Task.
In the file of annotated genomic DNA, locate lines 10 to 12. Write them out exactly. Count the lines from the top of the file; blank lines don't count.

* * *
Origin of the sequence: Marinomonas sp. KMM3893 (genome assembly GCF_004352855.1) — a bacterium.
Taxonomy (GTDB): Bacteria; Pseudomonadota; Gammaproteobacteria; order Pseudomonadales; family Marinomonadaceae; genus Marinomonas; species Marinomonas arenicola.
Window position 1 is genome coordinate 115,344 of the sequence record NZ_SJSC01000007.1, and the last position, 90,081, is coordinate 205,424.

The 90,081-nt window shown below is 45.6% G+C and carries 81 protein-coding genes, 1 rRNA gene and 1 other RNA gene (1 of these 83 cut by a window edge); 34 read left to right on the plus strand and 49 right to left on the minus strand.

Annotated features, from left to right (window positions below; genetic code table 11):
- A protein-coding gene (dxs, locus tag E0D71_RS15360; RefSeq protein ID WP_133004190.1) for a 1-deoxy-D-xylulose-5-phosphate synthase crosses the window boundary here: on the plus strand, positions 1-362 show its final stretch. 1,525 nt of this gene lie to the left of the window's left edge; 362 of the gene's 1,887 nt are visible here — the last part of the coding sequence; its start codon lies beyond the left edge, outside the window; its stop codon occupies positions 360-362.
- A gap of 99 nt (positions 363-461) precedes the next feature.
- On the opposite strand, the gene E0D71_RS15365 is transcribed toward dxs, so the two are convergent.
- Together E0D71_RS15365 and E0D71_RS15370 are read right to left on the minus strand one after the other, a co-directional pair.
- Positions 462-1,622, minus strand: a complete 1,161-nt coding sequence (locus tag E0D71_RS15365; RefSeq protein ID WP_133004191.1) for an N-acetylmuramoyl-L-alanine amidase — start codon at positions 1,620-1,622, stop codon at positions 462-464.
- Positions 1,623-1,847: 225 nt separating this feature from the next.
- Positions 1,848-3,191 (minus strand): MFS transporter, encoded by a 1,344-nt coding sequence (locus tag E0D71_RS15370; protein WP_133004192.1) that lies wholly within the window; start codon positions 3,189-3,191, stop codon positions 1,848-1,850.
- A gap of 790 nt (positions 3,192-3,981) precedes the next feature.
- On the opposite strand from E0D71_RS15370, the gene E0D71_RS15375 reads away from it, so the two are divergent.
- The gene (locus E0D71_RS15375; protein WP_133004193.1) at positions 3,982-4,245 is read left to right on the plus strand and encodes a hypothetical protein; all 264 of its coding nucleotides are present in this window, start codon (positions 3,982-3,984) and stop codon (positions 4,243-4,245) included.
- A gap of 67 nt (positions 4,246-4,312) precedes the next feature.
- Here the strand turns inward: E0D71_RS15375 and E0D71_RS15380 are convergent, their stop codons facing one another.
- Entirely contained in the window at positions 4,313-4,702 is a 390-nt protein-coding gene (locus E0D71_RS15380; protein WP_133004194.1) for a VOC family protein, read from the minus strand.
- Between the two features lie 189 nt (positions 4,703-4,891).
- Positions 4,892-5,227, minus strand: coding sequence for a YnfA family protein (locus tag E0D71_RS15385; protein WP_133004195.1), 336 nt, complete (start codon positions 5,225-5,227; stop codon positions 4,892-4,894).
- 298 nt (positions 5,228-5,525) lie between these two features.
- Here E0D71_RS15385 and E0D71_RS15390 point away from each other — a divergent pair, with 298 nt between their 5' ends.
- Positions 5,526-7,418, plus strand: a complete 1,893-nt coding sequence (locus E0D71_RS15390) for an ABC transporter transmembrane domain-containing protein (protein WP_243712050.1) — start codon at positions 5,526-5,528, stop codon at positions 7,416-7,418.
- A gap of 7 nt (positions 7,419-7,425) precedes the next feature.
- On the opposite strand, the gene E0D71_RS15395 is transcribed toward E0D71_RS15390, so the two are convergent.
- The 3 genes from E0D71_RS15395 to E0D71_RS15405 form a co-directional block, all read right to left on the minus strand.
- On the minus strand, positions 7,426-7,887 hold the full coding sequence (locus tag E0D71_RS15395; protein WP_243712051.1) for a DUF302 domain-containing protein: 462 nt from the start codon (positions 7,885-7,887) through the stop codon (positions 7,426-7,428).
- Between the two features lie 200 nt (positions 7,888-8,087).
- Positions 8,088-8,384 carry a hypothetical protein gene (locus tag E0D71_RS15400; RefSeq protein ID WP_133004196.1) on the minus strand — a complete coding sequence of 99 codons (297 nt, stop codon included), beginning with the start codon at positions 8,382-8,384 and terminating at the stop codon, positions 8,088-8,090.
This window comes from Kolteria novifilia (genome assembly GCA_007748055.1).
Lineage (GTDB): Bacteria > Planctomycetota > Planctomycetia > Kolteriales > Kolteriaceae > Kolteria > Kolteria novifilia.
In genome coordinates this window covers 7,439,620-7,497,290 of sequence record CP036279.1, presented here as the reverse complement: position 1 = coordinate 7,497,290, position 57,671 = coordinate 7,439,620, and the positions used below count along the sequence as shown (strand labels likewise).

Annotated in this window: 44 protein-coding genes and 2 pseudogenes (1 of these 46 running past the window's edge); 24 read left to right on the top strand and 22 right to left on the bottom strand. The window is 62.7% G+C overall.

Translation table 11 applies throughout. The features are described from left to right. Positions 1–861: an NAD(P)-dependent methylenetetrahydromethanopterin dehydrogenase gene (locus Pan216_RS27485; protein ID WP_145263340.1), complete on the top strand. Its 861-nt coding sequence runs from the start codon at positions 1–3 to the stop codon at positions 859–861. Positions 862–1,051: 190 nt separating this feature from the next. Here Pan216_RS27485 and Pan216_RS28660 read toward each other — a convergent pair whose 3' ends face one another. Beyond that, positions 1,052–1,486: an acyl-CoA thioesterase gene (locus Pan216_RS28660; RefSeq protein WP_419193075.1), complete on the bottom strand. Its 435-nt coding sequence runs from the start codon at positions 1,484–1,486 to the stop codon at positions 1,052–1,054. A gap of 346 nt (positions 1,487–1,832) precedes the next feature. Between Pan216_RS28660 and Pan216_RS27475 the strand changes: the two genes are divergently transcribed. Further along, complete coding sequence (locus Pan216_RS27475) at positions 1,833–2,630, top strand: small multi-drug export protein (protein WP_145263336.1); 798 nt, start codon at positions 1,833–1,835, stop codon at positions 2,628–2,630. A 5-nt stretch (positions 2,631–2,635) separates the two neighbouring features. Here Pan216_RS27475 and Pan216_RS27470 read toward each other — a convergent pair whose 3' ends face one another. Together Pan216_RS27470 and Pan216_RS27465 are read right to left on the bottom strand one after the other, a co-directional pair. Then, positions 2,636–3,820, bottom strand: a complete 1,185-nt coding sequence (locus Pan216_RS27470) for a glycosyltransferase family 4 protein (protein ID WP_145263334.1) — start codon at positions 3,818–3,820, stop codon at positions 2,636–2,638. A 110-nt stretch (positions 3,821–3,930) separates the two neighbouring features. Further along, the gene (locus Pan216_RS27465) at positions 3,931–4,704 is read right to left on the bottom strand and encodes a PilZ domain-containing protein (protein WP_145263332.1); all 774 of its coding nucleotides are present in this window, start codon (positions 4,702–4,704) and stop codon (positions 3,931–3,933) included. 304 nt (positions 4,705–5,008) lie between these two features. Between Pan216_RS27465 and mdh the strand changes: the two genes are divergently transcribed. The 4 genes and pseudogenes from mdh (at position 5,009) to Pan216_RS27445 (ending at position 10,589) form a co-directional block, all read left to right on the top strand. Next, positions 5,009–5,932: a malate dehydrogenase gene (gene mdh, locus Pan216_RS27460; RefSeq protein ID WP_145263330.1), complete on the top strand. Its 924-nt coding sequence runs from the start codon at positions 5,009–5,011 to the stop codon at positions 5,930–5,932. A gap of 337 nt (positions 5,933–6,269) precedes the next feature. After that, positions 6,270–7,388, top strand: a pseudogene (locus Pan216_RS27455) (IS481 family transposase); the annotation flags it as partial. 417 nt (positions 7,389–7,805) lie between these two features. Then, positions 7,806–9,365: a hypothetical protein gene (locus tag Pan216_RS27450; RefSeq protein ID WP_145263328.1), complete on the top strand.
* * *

- Positions 462-1,622, minus strand: a complete 1,161-nt coding sequence (locus tag E0D71_RS15365; RefSeq protein ID WP_133004191.1) for an N-acetylmuramoyl-L-alanine amidase — start codon at positions 1,620-1,622, stop codon at positions 462-464.
- Positions 1,623-1,847: 225 nt separating this feature from the next.
- Positions 1,848-3,191 (minus strand): MFS transporter, encoded by a 1,344-nt coding sequence (locus tag E0D71_RS15370; protein WP_133004192.1) that lies wholly within the window; start codon positions 3,189-3,191, stop codon positions 1,848-1,850.